* ENVIRONMENTAL INSPECTIONS – Imperative, these days. A Phase 1 environmental inspection is a very comprehensive, and expensive, physical inspection of the property along with the usual review of all pertinent records. This may be more than is required. For under $100 you can order a basic Environmental Hazards Report online that will tell you if there is anything to worry about, as determined by the public records. But, if the property has buried fuel tanks, oil spills or other nasty things that don’t show up on record, a physical inspection is the only way to go, even if you do it yourself. But, hiring a pro is always advised. (only if something shows up on public record, or you have reason to believe there’s a problem)

* YOUR PERSONAL INSPECTION – Of course, nothing beats driving there, getting out of your car & walking the place. Look at everything, ask questions, look behind stuff, under stuff. Talk to tenants, take notes. Go there unexpected & at different times of the day. What does it look like in the morning as people leave for work? What about after 3:00 when all the kids get home? What does it look like when everyone gets home from work? (only you can decide if you should go or not)

* ASK THE SELLER – We have to assume that the Seller knows more about his property than just about anyone. Ask questions, ask for more info, more documentation, match is up with what you already have & what you’ve found yourself, just to make sure it all adds up. Most Real Estate Boards publish a “Sellers’ Property Questionnaire”, which is in fact a Sellers’ Disclosure, similar in effect to the Transfer Disclosure Statement (TDS) used on most residential transactions. Remember, in Commercial Real Estate, it is presumed that the parties are more financially sophisticated, and so the law does not put the same burden of disclosure on the Seller. He doesn’t have to tell you anything about the property that you don’t ask. SO ASK!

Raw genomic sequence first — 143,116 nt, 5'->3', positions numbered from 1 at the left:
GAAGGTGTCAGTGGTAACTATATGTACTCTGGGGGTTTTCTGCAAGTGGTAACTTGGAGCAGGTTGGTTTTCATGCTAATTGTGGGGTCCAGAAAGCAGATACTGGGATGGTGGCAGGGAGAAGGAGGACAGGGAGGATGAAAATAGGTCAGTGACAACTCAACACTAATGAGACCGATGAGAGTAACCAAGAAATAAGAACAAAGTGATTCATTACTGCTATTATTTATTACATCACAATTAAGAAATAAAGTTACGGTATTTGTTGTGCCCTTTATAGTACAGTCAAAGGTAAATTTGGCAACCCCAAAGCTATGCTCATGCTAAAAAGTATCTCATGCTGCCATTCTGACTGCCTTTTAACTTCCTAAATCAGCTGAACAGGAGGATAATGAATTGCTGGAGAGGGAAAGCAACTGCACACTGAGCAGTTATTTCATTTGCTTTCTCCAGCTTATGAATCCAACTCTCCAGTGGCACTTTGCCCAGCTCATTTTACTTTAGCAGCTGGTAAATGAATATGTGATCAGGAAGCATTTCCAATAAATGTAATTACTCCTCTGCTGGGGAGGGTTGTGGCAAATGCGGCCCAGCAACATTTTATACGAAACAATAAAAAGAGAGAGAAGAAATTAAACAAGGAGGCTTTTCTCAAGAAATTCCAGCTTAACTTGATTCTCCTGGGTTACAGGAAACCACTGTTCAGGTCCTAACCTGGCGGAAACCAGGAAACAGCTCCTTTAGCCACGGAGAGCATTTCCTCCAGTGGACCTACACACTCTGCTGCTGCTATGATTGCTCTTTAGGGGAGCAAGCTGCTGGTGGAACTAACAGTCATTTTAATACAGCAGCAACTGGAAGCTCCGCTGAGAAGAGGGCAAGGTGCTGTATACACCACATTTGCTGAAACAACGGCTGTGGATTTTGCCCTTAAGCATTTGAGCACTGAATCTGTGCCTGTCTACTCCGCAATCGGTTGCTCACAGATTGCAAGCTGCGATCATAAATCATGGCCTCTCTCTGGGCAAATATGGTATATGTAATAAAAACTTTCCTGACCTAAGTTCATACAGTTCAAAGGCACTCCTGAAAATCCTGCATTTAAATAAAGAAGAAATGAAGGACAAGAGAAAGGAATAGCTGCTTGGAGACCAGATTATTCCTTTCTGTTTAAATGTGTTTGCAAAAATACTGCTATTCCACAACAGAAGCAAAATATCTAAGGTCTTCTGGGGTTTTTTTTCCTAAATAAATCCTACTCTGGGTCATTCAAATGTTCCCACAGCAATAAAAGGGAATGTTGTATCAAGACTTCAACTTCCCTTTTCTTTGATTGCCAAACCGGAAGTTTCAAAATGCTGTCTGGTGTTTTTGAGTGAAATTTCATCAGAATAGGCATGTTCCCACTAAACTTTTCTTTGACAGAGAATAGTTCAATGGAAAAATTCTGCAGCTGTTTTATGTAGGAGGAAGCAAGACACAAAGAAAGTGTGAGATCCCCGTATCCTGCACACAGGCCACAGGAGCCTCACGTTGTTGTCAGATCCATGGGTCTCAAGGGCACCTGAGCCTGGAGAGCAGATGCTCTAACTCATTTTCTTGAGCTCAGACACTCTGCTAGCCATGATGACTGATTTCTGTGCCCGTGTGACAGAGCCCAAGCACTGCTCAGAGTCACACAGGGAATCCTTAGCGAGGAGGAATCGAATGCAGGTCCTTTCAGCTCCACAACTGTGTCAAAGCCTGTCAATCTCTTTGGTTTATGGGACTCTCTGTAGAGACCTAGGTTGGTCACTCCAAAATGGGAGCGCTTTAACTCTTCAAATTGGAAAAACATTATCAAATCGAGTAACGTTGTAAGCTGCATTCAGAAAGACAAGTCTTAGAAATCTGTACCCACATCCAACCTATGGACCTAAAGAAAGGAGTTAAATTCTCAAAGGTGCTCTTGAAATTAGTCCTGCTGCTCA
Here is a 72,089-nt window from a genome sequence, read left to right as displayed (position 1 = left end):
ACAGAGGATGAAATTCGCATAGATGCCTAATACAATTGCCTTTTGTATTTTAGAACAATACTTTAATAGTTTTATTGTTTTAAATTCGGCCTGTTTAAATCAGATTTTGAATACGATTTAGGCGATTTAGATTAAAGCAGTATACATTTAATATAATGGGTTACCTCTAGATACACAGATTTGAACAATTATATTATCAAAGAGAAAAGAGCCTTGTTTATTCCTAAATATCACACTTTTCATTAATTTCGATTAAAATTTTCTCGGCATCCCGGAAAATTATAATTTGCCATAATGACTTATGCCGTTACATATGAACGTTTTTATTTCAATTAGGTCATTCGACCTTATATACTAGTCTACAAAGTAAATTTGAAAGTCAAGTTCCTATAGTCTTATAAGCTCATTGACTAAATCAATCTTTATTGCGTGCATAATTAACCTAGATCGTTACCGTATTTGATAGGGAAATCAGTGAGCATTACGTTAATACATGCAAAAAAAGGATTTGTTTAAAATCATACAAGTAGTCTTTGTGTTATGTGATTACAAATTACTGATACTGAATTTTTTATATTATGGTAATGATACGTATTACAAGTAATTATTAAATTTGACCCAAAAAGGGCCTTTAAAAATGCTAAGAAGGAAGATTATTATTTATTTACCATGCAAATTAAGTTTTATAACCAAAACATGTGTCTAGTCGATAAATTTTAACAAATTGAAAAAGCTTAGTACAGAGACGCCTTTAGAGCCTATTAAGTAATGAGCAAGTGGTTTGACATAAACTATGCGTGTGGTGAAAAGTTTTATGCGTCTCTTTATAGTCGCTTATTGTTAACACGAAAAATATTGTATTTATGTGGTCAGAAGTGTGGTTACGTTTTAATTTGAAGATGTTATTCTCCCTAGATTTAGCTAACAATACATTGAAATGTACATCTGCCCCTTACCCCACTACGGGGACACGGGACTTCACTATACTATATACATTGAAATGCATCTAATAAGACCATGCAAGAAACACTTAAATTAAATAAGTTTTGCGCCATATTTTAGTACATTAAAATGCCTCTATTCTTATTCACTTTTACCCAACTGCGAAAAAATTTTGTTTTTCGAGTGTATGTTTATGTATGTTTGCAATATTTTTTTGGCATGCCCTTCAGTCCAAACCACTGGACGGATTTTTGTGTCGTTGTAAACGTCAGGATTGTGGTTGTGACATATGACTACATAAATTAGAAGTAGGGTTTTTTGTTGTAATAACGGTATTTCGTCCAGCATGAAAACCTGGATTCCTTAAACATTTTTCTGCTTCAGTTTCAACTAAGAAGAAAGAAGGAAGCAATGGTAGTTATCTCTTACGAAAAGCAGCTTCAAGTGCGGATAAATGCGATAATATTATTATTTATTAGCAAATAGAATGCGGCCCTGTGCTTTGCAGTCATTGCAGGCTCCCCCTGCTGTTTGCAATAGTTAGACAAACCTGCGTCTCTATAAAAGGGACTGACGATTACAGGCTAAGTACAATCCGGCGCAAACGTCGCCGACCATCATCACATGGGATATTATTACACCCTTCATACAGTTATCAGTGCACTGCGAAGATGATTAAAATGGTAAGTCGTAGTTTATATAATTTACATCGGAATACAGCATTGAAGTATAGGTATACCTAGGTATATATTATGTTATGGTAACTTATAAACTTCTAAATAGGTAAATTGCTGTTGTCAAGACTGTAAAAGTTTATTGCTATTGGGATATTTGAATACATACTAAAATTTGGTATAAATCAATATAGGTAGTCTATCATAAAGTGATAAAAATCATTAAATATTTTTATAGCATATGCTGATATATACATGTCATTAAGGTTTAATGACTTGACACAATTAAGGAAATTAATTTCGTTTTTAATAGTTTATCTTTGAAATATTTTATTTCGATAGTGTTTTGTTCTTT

One of the best ways to do that is with a standard Seller’s Disclosure or Questionnaire, because they ask all the right questions & a few more (like: “Material facts or defects affecting the Property not otherwise disclosed to Buyer”). It is very thorough & there is no honest chance for the Seller to “overlook” or “forget” anything, it’s all covered. Then he signs it, and it’s pretty iron clad. Request this for right up front, you want to walk the park with this in hand. (some sellers get intimidated by them, so be gentle)



There are always more things you can check or verify or inspect. It can drive you crazy sometimes. But worse, it can cause you to walk away from a very good deal. Some investors are so frozen with fear that they never actually buy anything. Somewhere there is a proper balance, and of course every property & every transaction is totally unique.

Some Mobile Home Parks will require more intense Due Diligence, and others will not. Ultimately, the decision is yours, as you will be the one who lives with the outcome, perhaps for a very long time. So take this Due Diligence-thing very seriously. But, don’t let it drive you crazy either. At some point, the merits & drawbacks of the property should become pretty clear. Choose the best path for you & don’t be afraid to walk away. But, don’t let a home run get away over a technicality. Like everything in life, it’s a balance.